Open to criticism of his performances with the ball, Jofra Archer said he will, however, continue to call out racial abuse if he receives any further. Archer was subject to derogatory remarks over social media after his mistake of breaching the bio-secure protocols during the just-concluded Test series against West Indies.
The pacer had reportedly gone home after the end of the first Test in Southampton and was then dropped from the next one in Manchester, with the authorities fearing for a potential COVID-19 spread.
For his carelessness, he was fined and asked to go into five-day quarantine before he could rejoin the squad on twice testing negative of the Coronavirus contraction. Archer played the final Test which England won to clinch the series 2-1.
"A lot was made of my comments about social media after the last Test and it goes without saying that I stand by my point about the unacceptable nature of racial abuse. There’s never any place for it in any walk of life," he wrote in his column for the Daily Mail.
"But I also accept that, in terms of some of the other criticism that was aimed at me — about my cricket, say — I have to make sure I don’t let it bother me as much as I have done."
"Sometimes, you’ve just got to get on with it. People will say what they want to say on social media, and there’s not a lot you can do about it," Archer added.
"The chat during the third Test was a lot more about the cricket, which was nice — especially as a lot of the people I follow are based in the Caribbean. That made those five days pretty manageable."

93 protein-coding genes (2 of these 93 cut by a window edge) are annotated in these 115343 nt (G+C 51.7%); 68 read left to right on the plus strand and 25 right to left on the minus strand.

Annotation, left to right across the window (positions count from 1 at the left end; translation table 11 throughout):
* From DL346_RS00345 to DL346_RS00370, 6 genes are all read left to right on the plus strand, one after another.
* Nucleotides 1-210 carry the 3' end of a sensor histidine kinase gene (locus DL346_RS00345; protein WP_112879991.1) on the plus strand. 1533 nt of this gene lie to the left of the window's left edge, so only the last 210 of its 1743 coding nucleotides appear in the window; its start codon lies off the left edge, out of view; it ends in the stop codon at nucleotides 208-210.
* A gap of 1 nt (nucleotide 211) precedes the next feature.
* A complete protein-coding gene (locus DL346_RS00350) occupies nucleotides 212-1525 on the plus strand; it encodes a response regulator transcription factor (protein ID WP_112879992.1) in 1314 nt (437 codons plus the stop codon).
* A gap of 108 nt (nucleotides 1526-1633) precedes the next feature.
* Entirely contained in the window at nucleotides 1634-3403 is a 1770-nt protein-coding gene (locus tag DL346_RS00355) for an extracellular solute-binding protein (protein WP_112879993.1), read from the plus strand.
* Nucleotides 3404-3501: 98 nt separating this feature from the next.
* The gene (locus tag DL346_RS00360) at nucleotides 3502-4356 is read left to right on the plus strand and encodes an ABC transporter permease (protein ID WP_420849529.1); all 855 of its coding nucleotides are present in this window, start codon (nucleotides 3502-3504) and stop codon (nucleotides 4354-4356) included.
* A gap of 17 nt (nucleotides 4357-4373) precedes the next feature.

While Archer was severely condemned by many in the English cricket circuit, the pacer found welcome support from off-spinner Moeen Ali outside of that provided by the rest of his teammates and coaching staff.
"It was nice to hear about a column Moeen Ali had written, in which he expressed his support for me over some of the treatment I’d received," said Archer. "He’s a really good guy and he made my transition into the team a lot easier when I first played international cricket last year."
"It wasn’t anything he said in the dressing room that eased my way in. It was just his presence, which was very comforting. He’s that kind of a person and I’m pleased to see England have made him vice-captain for the one-day series against Ireland," the fast bowler concluded.